Is it the End of the (By)line for PR?
‘PR is dead’, a marketing colleague said to me earlier this week. ‘No-one reads magazines anymore’, he added, ‘and no-one cares what journalists think because they can get all the information they need straight from the horse’s mouth online’. It’s an opinion that I’ve heard before, in one form or another, but rather that causing the death of a key marketing tactic, changes in the way we consume information have actually prompted a renaissance of credible, effective and engaging PR.
My experience - based on anecdotal feedback and actual research – is that people do still read magazines and newspapers. They may not always read them in hard copy anymore but, in the business-to-business market at least, they do still trust the editorial integrity of trained journalists with specialist knowledge of their field. User-generated content via social media, blogs and websites is useful, but it often lacks the third party, impartial endorsement that traditional media relations implicitly provides.
Rather than declaring PR dead, it would be more accurate to say that PR has been reborn. The time-served practice of gaining awareness, understanding and demand for a product or service by getting news, comment and articles in print is still as valuable as it ever was. What’s changed is that there is now so much more that can be achieved thanks to technology, trends in how our audiences access information and the integration of communication channels.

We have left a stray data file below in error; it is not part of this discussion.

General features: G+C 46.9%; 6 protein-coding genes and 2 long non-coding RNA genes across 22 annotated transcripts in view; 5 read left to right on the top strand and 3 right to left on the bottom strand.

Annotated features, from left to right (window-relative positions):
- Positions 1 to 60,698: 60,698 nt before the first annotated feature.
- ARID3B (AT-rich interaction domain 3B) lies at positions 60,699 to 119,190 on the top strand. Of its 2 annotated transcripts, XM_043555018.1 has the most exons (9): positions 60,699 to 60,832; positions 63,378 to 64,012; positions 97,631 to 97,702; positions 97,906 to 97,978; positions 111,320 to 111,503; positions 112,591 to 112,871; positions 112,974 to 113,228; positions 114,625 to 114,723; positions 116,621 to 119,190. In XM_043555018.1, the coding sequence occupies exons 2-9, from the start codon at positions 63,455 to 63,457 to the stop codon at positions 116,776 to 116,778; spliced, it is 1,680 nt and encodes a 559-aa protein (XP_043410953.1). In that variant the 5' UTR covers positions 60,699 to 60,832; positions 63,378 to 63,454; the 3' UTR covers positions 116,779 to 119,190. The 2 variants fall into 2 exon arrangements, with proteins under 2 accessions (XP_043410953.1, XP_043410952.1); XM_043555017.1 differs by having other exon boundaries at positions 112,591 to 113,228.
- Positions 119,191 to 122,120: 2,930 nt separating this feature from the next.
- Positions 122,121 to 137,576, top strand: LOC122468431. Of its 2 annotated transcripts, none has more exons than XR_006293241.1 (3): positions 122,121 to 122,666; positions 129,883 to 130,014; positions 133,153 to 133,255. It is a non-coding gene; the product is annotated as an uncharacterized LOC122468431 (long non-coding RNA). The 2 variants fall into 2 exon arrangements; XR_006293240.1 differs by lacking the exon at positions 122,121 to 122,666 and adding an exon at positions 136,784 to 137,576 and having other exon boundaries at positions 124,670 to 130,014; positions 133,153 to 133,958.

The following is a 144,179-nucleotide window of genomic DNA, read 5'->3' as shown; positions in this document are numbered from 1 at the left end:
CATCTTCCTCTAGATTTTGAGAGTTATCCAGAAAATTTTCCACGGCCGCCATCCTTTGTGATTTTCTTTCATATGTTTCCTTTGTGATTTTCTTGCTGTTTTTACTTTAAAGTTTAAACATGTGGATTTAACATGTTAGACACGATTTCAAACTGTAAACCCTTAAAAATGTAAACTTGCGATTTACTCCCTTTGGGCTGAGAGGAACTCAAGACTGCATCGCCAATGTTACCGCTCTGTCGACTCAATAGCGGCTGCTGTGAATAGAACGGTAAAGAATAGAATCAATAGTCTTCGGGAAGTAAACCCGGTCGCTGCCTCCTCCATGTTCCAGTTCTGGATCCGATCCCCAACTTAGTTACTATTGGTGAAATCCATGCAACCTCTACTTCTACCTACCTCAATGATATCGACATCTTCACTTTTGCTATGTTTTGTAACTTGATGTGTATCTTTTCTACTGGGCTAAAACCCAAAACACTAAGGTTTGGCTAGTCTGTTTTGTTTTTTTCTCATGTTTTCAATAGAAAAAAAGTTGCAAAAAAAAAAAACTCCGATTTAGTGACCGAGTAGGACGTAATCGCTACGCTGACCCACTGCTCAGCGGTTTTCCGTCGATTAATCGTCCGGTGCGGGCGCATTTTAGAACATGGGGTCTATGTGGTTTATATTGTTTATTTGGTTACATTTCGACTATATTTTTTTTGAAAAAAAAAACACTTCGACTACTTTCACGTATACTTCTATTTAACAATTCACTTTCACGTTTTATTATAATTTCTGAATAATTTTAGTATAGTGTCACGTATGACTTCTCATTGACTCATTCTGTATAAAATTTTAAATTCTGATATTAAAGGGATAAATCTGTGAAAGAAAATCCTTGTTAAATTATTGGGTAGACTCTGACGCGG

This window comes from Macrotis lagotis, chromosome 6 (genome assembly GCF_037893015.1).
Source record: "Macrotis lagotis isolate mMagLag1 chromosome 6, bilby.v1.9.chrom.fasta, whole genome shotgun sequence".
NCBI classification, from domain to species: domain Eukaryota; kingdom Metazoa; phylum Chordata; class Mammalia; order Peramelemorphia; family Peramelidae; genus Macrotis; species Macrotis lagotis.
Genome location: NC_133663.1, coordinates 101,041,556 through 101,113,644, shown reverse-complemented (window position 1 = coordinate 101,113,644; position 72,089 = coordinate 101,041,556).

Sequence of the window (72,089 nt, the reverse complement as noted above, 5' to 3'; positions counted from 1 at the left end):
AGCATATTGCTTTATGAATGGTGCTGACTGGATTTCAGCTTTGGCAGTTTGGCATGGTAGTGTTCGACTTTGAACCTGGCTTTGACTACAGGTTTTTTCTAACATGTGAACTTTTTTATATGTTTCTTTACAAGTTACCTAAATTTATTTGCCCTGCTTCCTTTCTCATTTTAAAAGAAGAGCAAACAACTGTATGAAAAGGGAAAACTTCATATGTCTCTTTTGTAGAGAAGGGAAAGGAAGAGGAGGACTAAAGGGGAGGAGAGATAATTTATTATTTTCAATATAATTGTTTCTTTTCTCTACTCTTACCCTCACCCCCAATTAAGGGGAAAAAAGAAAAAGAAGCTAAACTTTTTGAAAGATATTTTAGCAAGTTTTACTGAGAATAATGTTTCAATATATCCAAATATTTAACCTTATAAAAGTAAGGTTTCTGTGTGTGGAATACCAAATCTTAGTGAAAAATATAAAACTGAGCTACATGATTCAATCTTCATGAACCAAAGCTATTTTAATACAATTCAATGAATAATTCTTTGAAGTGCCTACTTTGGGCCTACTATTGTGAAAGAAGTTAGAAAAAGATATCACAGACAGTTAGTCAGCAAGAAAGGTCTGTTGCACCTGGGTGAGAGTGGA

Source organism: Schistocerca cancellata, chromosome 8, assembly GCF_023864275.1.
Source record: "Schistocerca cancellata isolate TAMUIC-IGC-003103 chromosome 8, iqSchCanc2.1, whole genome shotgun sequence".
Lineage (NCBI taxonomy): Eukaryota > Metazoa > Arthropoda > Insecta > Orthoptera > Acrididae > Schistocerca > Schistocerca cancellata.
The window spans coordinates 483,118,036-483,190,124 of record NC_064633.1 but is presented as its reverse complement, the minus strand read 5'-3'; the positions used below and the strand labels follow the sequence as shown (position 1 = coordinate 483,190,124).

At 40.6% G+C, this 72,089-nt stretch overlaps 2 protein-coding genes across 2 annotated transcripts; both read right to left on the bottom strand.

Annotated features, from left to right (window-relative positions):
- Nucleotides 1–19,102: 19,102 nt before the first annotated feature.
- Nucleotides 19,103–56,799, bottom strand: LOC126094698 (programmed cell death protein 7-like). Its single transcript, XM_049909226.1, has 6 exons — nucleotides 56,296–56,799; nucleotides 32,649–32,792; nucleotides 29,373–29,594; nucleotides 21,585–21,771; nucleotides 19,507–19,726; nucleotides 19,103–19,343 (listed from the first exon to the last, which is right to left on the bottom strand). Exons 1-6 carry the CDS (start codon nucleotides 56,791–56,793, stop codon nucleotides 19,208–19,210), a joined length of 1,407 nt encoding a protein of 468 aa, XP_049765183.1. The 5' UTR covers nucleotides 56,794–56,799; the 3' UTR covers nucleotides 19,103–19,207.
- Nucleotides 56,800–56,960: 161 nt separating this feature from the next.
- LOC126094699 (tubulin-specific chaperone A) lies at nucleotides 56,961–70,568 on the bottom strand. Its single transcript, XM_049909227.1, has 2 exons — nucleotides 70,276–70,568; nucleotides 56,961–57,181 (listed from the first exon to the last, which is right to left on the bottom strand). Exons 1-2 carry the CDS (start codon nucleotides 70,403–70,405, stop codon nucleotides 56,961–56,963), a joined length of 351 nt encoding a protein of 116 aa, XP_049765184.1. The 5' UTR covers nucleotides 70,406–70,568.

For PR professionals, that means that the job is bigger than it has ever been before: not only are there more channels to utilize but PR ideas need to be deliverable across numerous platforms. So the article that appears in print needs to be shared with followers online, delivered to opt-in audiences via RSS feeds and emailed newsletters and loaded onto your website in real time. And technology is developing all the time. In consumer PR circles, the hot topic is augmented reality (AR): app-based technology that can deliver additional content by viewing a picture through a smart phone. It’s big budget, specialist stuff but the same used to be said of websites!
So how can you make the most of PR as a marketing tool in the post digital age? Here are our five top tips:
* Build key words into all PR copy so that it delivers your search engine optimization goals when it appears online
* Invest in great visuals – pictures attract the eye to read the story whether its online or on the page
* Ensure you put the who, what, when, where and why in the first paragraph so that an edited version still delivers all the important information
* Integrate communication channels to leverage maximum value from every news story and article
* Remember the basics of PR: make it interesting, relevant and credible.